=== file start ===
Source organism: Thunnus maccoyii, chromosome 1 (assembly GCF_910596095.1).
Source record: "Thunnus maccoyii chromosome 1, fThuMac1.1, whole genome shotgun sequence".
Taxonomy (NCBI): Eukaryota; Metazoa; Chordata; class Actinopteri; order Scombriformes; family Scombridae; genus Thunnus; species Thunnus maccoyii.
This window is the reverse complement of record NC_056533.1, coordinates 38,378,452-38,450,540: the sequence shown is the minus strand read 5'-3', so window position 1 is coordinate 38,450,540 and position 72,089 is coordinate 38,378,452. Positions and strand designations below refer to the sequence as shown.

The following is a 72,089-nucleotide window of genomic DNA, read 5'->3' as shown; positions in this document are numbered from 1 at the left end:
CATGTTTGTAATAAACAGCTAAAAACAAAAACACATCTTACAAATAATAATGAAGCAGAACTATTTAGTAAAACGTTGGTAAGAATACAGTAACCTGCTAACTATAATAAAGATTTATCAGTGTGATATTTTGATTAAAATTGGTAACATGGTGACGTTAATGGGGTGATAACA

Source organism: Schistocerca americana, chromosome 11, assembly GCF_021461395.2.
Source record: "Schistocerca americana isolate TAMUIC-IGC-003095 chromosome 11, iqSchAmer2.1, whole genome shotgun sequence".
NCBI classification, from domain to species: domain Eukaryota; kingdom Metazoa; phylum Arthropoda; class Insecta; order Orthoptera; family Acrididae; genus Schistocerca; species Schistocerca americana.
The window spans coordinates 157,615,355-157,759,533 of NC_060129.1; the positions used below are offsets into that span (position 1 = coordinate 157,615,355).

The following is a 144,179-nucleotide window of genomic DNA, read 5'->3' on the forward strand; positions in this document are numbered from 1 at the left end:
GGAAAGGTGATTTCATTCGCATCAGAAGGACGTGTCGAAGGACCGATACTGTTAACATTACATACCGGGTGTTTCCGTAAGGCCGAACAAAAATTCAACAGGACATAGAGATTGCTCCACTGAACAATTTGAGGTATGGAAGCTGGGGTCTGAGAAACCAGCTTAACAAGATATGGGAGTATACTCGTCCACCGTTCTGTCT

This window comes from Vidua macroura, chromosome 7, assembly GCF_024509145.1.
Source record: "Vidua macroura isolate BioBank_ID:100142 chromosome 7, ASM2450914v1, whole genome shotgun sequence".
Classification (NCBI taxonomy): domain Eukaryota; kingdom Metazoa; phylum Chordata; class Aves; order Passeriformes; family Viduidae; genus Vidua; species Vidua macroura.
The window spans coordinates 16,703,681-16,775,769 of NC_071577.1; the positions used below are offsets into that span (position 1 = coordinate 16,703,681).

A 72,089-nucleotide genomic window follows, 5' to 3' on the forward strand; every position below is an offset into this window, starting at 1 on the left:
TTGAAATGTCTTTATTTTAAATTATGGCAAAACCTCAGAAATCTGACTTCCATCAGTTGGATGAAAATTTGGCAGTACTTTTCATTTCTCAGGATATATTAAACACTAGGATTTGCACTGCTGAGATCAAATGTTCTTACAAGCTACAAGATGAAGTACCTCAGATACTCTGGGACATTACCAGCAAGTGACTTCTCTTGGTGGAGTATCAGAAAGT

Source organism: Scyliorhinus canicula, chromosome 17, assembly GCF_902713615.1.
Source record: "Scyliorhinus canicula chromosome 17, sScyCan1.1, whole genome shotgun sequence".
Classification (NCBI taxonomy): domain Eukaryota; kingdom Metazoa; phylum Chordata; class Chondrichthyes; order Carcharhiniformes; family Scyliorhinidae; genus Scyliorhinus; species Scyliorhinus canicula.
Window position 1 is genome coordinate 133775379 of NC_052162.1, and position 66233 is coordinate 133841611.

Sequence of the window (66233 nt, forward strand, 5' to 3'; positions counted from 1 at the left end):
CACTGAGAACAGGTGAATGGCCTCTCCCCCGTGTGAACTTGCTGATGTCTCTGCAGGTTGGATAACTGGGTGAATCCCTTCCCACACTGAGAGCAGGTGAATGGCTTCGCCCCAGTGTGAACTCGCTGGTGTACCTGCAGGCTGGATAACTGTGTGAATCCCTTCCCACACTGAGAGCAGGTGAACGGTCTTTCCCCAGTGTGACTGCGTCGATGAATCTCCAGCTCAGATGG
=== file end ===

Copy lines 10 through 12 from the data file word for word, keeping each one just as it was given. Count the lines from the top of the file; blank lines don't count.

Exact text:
The window spans coordinates 157,615,355-157,759,533 of NC_060129.1; the positions used below are offsets into that span (position 1 = coordinate 157,615,355).

The following is a 144,179-nucleotide window of genomic DNA, read 5'->3' on the forward strand; positions in this document are numbered from 1 at the left end:
GGAAAGGTGATTTCATTCGCATCAGAAGGACGTGTCGAAGGACCGATACTGTTAACATTACATACCGGGTGTTTCCGTAAGGCCGAACAAAAATTCAACAGGACATAGAGATTGCTCCACTGAACAATTTGAGGTATGGAAGCTGGGGTCTGAGAAACCAGCTTAACAAGATATGGGAGTATACTCGTCCACCGTTCTGTCT